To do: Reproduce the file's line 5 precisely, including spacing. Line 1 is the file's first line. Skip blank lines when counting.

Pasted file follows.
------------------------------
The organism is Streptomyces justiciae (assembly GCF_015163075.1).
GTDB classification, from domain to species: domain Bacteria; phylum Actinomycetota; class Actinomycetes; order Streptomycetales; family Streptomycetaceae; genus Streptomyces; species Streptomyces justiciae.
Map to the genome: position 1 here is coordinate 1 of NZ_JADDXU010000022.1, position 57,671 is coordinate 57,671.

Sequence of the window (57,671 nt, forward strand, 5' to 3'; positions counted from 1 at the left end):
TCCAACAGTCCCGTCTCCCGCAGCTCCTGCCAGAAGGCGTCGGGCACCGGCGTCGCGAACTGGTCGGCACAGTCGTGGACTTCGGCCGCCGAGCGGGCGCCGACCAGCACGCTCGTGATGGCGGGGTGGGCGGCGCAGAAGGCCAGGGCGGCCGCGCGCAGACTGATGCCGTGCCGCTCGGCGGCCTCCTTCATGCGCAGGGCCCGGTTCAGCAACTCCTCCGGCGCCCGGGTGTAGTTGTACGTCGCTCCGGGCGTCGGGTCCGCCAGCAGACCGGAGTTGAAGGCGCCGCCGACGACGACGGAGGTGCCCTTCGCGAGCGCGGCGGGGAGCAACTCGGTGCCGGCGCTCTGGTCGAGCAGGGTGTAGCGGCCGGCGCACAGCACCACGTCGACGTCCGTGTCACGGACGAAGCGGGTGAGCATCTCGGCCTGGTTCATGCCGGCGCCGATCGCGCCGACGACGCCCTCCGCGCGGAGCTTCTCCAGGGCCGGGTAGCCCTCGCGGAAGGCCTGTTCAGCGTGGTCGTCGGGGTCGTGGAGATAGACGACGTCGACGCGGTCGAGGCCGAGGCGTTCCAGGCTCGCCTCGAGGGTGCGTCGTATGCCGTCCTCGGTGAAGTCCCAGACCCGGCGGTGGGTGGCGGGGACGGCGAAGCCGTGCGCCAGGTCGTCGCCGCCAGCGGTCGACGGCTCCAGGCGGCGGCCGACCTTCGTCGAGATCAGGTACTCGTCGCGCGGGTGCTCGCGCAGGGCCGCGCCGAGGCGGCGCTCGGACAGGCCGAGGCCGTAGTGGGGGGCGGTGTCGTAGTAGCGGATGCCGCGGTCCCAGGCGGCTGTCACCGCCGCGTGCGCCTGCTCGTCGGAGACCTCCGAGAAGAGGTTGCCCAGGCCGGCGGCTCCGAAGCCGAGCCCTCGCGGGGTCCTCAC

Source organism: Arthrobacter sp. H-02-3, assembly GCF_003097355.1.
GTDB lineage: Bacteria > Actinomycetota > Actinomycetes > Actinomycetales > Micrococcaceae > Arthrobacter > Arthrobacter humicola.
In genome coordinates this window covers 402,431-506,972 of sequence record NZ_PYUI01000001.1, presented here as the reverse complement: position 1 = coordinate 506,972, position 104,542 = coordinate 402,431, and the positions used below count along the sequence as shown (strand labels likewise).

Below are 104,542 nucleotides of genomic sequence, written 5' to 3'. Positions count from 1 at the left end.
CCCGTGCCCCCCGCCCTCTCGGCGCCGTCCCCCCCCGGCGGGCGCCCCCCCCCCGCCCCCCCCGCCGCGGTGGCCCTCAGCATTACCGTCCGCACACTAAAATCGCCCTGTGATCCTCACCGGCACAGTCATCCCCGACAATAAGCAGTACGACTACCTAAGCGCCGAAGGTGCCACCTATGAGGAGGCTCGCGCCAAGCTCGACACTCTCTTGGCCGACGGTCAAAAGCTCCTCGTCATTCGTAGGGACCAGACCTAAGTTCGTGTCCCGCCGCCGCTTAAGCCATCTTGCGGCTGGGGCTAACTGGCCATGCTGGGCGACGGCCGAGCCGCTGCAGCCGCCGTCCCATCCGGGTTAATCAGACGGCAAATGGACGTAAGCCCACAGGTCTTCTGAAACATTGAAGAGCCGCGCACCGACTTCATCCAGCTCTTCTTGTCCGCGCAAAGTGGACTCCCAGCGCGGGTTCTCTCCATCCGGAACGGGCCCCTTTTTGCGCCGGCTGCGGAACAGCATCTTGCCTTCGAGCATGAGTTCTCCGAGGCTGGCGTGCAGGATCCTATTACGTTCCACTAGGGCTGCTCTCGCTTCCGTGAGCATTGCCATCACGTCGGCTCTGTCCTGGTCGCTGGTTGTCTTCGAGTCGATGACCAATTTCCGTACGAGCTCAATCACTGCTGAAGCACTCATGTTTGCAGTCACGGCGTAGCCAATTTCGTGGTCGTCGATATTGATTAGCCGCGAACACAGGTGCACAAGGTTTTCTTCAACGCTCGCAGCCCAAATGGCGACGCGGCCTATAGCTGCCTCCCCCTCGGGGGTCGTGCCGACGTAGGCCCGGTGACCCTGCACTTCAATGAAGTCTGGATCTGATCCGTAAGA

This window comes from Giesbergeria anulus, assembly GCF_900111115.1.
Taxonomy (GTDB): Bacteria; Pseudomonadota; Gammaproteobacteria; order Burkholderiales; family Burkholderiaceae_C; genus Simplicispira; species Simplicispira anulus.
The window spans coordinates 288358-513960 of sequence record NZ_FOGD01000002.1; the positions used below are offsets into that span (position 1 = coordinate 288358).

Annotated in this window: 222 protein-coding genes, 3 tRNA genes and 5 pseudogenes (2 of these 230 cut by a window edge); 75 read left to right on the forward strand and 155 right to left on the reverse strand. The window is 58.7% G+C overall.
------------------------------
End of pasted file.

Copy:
TCCAACAGTCCCGTCTCCCGCAGCTCCTGCCAGAAGGCGTCGGGCACCGGCGTCGCGAACTGGTCGGCACAGTCGTGGACTTCGGCCGCCGAGCGGGCGCCGACCAGCACGCTCGTGATGGCGGGGTGGGCGGCGCAGAAGGCCAGGGCGGCCGCGCGCAGACTGATGCCGTGCCGCTCGGCGGCCTCCTTCATGCGCAGGGCCCGGTTCAGCAACTCCTCCGGCGCCCGGGTGTAGTTGTACGTCGCTCCGGGCGTCGGGTCCGCCAGCAGACCGGAGTTGAAGGCGCCGCCGACGACGACGGAGGTGCCCTTCGCGAGCGCGGCGGGGAGCAACTCGGTGCCGGCGCTCTGGTCGAGCAGGGTGTAGCGGCCGGCGCACAGCACCACGTCGACGTCCGTGTCACGGACGAAGCGGGTGAGCATCTCGGCCTGGTTCATGCCGGCGCCGATCGCGCCGACGACGCCCTCCGCGCGGAGCTTCTCCAGGGCCGGGTAGCCCTCGCGGAAGGCCTGTTCAGCGTGGTCGTCGGGGTCGTGGAGATAGACGACGTCGACGCGGTCGAGGCCGAGGCGTTCCAGGCTCGCCTCGAGGGTGCGTCGTATGCCGTCCTCGGTGAAGTCCCAGACCCGGCGGTGGGTGGCGGGGACGGCGAAGCCGTGCGCCAGGTCGTCGCCGCCAGCGGTCGACGGCTCCAGGCGGCGGCCGACCTTCGTCGAGATCAGGTACTCGTCGCGCGGGTGCTCGCGCAGGGCCGCGCCGAGGCGGCGCTCGGACAGGCCGAGGCCGTAGTGGGGGGCGGTGTCGTAGTAGCGGATGCCGCGGTCCCAGGCGGCTGTCACCGCCGCGTGCGCCTGCTCGTCGGAGACCTCCGAGAAGAGGTTGCCCAGGCCGGCGGCTCCGAAGCCGAGCCCTCGCGGGGTCCTCAC